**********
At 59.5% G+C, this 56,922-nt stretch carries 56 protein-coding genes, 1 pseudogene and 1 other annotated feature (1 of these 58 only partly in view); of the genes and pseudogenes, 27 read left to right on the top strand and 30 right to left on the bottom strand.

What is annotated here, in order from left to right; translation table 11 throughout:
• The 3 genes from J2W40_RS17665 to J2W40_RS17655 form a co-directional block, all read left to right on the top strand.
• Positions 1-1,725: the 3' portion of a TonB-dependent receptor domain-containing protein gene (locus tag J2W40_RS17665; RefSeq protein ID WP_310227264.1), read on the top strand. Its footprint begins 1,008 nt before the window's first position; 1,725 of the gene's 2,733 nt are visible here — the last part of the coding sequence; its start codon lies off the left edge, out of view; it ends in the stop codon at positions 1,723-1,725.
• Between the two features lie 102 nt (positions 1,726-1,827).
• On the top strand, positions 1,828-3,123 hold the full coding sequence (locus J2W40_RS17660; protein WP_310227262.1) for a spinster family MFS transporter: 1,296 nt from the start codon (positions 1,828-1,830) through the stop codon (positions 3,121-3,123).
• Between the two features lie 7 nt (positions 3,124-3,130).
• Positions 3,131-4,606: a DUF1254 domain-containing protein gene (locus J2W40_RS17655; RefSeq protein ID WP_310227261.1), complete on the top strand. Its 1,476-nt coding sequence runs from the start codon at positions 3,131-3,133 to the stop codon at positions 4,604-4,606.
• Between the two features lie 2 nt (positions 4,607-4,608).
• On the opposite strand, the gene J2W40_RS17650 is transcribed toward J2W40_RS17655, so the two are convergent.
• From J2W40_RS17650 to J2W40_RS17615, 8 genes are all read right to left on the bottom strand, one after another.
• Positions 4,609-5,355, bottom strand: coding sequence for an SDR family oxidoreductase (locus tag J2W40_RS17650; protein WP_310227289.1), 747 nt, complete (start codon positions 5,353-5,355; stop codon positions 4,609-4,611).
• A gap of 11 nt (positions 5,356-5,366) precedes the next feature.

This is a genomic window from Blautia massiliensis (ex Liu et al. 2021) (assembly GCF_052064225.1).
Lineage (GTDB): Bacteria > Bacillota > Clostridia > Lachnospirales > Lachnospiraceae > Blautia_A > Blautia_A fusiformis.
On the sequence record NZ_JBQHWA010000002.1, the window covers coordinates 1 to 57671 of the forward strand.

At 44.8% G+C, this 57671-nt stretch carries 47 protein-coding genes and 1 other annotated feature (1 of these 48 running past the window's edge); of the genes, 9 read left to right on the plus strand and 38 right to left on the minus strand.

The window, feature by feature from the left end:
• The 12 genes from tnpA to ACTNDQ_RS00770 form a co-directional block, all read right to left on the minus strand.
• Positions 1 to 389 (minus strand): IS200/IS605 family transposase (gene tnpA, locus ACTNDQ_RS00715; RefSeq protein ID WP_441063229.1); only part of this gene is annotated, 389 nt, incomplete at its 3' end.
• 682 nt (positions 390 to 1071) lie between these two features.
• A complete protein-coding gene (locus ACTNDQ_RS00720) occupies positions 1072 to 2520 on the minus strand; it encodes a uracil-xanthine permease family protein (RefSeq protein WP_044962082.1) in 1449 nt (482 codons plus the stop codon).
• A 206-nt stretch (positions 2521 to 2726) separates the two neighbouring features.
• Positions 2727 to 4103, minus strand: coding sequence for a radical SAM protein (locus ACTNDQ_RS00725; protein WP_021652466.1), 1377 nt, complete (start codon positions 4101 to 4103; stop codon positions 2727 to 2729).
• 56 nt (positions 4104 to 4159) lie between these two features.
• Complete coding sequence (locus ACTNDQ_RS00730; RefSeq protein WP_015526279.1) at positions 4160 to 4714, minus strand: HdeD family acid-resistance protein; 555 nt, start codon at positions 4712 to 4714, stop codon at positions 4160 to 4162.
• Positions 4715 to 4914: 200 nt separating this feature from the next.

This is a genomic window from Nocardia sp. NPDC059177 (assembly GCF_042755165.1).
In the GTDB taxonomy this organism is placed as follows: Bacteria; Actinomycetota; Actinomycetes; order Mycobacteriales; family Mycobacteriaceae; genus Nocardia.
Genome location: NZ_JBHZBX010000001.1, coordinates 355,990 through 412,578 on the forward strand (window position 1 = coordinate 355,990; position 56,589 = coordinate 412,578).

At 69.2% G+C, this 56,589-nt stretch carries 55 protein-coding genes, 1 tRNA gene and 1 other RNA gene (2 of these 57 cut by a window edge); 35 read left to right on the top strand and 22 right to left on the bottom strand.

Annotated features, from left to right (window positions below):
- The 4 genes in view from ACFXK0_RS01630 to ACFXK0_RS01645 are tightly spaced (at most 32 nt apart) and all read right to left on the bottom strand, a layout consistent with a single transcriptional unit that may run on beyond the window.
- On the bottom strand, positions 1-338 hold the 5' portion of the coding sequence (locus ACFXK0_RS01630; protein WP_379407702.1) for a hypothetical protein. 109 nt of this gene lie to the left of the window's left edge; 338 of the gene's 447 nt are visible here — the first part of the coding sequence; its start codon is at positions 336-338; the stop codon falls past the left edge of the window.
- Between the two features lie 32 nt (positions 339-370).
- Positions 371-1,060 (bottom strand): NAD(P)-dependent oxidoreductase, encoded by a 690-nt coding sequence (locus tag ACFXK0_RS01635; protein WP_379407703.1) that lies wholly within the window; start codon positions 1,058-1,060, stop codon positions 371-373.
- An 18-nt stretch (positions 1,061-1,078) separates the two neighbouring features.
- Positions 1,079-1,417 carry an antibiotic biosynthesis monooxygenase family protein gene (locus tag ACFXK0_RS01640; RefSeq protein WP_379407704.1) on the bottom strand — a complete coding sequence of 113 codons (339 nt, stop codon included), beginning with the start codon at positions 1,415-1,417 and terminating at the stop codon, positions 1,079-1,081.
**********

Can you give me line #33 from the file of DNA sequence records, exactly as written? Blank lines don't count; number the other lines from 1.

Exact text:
- The 4 genes in view from ACFXK0_RS01630 to ACFXK0_RS01645 are tightly spaced (at most 32 nt apart) and all read right to left on the bottom strand, a layout consistent with a single transcriptional unit that may run on beyond the window.